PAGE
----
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PEPPER PERSLEY: Hello, and welcome to this episode of "She Got Next," with me, Pepper Persley. The guest on this episode is Hall of Famer and general manager of the Indiana Fever Tamika Catchings. Hope you enjoy the interview.
PERSLEY: Okay, I can definitely hear you now. So, let's hope the internet stays good for this interview. Okay. I have some idea of what you do as general manager of the Fever, but I'd like to know more. What does a typical day look like for you in this role?
TAMIKA CATCHINGS: Well, it's interesting. Do you want in-season or do you want out of season?
PERSLEY: Can you give me both?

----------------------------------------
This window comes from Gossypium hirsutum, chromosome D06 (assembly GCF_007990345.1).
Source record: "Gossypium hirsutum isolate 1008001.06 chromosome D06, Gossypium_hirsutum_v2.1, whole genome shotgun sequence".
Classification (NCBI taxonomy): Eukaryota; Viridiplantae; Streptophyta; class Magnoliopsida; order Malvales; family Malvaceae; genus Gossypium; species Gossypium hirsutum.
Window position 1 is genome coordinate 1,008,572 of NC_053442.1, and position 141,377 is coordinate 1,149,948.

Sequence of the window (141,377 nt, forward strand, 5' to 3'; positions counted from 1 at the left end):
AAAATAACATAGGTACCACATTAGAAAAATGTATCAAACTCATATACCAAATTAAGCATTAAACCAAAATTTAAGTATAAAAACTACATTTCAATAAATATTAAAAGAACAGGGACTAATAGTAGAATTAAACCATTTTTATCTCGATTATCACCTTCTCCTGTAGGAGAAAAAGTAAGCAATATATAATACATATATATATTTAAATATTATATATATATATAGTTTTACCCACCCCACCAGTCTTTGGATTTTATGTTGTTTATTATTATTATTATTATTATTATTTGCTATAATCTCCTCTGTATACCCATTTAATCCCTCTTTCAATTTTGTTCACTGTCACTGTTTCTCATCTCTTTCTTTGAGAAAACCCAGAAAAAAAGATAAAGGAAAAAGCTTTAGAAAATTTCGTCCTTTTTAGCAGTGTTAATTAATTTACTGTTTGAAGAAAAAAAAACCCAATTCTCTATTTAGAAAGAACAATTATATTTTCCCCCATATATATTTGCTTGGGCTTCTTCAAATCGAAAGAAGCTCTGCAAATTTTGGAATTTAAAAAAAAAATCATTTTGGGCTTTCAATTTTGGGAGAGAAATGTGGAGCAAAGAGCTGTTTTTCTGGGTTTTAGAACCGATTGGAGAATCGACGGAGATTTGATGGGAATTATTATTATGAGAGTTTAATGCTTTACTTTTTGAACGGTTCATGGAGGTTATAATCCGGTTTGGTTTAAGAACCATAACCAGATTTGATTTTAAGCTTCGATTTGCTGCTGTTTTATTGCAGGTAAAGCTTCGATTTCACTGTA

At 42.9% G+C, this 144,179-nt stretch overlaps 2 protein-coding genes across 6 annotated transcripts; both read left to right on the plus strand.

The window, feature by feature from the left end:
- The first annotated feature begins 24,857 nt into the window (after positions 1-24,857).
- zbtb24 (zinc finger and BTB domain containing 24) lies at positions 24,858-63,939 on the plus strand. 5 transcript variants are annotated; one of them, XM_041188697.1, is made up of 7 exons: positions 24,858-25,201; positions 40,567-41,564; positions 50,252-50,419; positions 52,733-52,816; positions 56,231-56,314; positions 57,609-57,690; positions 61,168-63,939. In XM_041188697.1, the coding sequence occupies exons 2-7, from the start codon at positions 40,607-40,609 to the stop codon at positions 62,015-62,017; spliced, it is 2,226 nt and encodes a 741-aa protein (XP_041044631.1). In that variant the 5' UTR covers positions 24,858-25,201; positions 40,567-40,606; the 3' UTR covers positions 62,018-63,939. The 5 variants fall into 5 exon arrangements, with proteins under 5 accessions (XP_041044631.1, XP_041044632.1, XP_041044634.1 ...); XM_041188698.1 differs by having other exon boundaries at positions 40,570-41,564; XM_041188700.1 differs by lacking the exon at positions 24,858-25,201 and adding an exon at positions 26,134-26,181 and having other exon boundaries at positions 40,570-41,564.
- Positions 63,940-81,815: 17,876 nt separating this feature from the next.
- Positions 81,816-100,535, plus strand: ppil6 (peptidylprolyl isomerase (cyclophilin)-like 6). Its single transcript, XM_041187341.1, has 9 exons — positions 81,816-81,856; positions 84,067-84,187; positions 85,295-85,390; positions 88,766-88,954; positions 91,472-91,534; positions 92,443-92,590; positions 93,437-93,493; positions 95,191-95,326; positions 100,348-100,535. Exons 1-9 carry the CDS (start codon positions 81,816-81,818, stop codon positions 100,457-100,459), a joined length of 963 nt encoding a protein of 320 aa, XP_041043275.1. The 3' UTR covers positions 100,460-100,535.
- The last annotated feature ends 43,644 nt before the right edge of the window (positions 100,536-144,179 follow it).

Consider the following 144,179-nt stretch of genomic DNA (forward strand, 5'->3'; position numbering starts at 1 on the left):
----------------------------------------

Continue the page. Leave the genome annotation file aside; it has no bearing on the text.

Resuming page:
CATCHINGS: Okay, well, let's start with out of season because that's what we're in right now. It's a little bit different. I kind of look at — even being the general manager — I kind of look at it as basically three seasons in a year. So you got your January through April, which our free agency will start on January 15. We can start signing players on February 1, and then the draft is in April, and then we flow right into our season. So that period between January and April, we're doing a lot of scouting, looking at medical records, a lot of conversation with the coaches, a lot of conversations with other teams, trying to figure out how we're trying to build a championship-caliber team. So a lot of phone calls, a lot of film and just a lot of conversation between the coaching staff and I. During the season, obviously, we get into the season, we get going, my job is really just to continue to evaluate our players, evaluate our team and our coaching staff. So, going to practices, making sure, you know, you want to keep — especially early on — you want to keep up with what's going on with other teams and players early on with training camp and even the beginning of the season, players getting cut off from other teams. So when another player comes to our team and makes our team better, so a lot of evaluation. And we flow into the season, and the same thing, just keeping up with our players, continuing to evaluate. And not just the players, the coaching staff as well. Then you get to the offseason, and really from October to December, it's really about looking at your team, evaluating yourself — like, I do a self-evaluation. So evaluating myself, evaluating how we did as a team, what could we have done better? What could I have done better for our players and for the team and for the coaching staff? Look at the staff that's even around our coaches, so not just myself and the coaches and the players, but even, you know, like our PR role — public relations role — our community relations role, trainer, DOBO — director of basketball operations — so we have a lot of people that kind of tap into and help us and what we're trying to do and so a lot of it for me is overseeing, evaluating and talking a lot. I feel like I'm talking a lot, sometimes I stumble on my words. But it's fun. I love it.